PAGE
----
# A Hypothetical Index for Adiposity “Body Mass Abdominal Index”- That will predict Cardiovascular disease risk factors in Children.

P Kumar

###### Keywords

bmi, pediatric obesity, waist height index, weight height index

###### Citation

P Kumar. *A Hypothetical Index for Adiposity “Body Mass Abdominal Index”- That will predict Cardiovascular disease risk factors in Children.*. The Internet Journal of Pediatrics and Neonatology. 2008 Volume 11 Number 1.

###### Abstract

Obesity in preschool children is a risk factor for cardiovascular diseases in adolescents and adults. The adiposity in preschool children is measured by using weight for length, waist-to-height index and body mass index. These ratios itself have some pros and cons and mathematical complexities. This hypothesis has coined a new term- “Body Mass Abdominal Index” which is derived by the product of two independent ratios- weight for length and waist-to-height. In another way this index is also a product of body mass index and waist circumference, which signifies that it’s a function of both lean mass and fat compartments of the body. Thus this index measures adiposity and will be related as a risk factor for cardiovascular disease in adolescents and adults.

### Introduction

The prevalence of overweight in children in United States has increased over the last 20 years [1]. Rapid weight gain during infancy is a risk factor for obesity [2] and hypertension [3] in children and adults. The pediatric growth charts includes weight for age, weight for length and BMI for age [4]. Currently increase in weight gain and obesity in preschool children are measured independently either by weight for length index [5], waist-to-height ratio [6] or BMI for age [5]. Age is a major criteria for adjusting weight for height index [7]. In one of the study, weight for length was used during infancy but later at 3 years of age BMI was the criteria for measurement of obesity [5]. Some other studies state that BMI is a poor indicator for assessing adiposity in the child [8]. Another index, waist-to-height ratio relates to abdominal obesity, but recent investigations states that this ratio should also be adjusted with optimal power of height [9]. Therefore all these ratios have mathematical complexity.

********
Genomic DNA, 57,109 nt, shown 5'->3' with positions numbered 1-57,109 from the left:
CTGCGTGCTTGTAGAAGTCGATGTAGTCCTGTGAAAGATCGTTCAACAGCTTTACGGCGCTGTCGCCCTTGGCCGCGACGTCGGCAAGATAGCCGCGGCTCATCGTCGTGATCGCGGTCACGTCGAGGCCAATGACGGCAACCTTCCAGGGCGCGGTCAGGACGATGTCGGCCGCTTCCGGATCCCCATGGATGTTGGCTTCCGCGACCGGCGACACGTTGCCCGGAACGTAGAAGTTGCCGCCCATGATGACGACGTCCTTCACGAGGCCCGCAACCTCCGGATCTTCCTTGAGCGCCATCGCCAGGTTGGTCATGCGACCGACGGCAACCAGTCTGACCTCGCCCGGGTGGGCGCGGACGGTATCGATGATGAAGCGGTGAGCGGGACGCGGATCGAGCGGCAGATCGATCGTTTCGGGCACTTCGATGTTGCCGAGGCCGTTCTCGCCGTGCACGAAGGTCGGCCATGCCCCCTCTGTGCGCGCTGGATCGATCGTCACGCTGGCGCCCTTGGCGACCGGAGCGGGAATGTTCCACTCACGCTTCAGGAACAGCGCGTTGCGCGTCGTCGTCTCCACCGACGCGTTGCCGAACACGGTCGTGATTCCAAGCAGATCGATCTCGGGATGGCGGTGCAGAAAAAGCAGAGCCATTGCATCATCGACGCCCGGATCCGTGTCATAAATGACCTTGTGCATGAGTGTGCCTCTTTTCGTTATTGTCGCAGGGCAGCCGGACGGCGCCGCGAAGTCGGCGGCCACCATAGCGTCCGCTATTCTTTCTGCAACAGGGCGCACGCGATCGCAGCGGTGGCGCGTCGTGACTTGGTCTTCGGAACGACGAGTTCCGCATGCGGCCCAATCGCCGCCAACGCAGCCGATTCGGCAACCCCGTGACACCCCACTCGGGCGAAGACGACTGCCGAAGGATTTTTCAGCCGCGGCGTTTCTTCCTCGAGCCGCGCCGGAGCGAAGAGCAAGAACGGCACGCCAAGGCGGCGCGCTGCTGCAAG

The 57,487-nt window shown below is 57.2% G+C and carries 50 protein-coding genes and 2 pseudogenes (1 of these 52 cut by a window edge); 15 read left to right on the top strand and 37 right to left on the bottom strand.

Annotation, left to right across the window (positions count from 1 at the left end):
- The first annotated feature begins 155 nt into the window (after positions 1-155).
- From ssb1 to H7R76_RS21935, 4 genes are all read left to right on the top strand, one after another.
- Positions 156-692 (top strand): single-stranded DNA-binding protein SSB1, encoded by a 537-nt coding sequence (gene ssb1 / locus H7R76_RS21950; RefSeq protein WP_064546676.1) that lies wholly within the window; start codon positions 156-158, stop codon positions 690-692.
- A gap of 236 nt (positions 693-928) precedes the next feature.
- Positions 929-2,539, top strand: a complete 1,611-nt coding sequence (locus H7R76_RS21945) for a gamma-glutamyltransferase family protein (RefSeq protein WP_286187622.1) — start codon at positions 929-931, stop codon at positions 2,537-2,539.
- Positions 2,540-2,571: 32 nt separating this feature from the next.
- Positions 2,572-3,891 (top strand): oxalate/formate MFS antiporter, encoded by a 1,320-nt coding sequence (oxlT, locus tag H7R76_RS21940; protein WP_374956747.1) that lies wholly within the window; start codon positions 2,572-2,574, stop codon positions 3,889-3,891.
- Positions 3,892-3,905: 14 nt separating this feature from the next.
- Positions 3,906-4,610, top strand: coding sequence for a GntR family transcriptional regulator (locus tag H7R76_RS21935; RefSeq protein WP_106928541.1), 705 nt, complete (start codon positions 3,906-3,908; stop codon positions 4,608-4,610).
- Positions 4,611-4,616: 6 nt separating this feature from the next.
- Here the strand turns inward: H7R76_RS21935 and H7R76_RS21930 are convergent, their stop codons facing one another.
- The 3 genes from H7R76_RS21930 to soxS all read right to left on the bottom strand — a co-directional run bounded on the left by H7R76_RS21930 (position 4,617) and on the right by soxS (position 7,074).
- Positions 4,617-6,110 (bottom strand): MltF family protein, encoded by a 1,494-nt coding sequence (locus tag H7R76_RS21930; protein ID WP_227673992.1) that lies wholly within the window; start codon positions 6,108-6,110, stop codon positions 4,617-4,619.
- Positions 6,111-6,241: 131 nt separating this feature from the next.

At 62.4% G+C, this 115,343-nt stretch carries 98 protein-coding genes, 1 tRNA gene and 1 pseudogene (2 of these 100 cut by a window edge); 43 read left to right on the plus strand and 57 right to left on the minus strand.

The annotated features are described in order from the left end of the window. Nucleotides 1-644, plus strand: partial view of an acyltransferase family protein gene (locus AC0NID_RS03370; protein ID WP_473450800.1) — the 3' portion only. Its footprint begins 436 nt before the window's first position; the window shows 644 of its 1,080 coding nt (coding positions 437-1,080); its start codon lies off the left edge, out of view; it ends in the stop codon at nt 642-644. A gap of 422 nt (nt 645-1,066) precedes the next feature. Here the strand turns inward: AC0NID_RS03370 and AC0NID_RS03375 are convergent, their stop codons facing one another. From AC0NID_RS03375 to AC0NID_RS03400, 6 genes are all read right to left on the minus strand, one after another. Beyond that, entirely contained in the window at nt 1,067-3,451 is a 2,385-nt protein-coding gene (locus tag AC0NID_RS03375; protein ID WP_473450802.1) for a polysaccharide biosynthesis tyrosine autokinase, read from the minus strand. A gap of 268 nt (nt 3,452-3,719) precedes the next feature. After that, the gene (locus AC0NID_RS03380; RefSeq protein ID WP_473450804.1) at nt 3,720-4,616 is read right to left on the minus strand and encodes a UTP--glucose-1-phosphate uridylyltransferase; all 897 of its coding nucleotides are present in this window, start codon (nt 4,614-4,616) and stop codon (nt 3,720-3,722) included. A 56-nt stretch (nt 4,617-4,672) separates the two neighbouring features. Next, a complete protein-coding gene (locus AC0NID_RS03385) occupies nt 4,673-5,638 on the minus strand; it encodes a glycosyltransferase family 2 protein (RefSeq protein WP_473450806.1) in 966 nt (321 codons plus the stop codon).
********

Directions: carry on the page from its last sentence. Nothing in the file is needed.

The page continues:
### The Hypothesis

This Hypothesis combines the two indices- weight for height and waist-to-height ratio. They are two independent variable ratios, so product of these ratios will be more accurate for measuring adiposity and thus will be an important cardiovascular disease risk factor in children. Interestingly the final derivation gives rise to BMI, along with waist circumference as a cofactor. Therefore it suggests that BMI can be used in preschool children but waist circumference will be influencing the final results of this index. The new term coined for this index is “Body Mass Abdominal Index” (BMAI).

Mathematically-

Weight / Height x Waist Circumference / Height = Weight / (Height)2 x Waist Circum.

= BMI x Waist Circumference = Body Mass Abdominal Index (BMAI)

Where Weight is in Kg; Waist Circumference and Height is in Meters.

For example in a hypothetical case comparison, there are 2 male children, 2 years of age with some what similar growth measurements. First child’s measurements are Weight- 14 kg, Height- 90 cm, Waist Circumference- 49 cm. Second child’s measurements are Weight- 13.5 kg, Height- 88cm, Waist Circumference- 43 cm.

First child’s BMI= 17.3, Weight/ Height= 15.5, Waist / Height= 0.54; BMAI= 8.5

Second Child’s BMI= 17.4, Weight/ Height= 15.3, Waist / Height= 0.49; BMAI=7.5

The above comparisons shows that BMI, Waist / Height and Weight/ Height values are close but BMAI value clearly separates the 2 cases. The BMI includes lean mass and fat components of the body. In this scenario, although BMI value is very close but the lean mass and fat components may be totally different. The BMAI is mostly influenced by Waist circumference which will mostly include fat compartment. This signifies measurement of adiposity is better reflected in BMAI rather than BMI or Waist / Height ratio alone.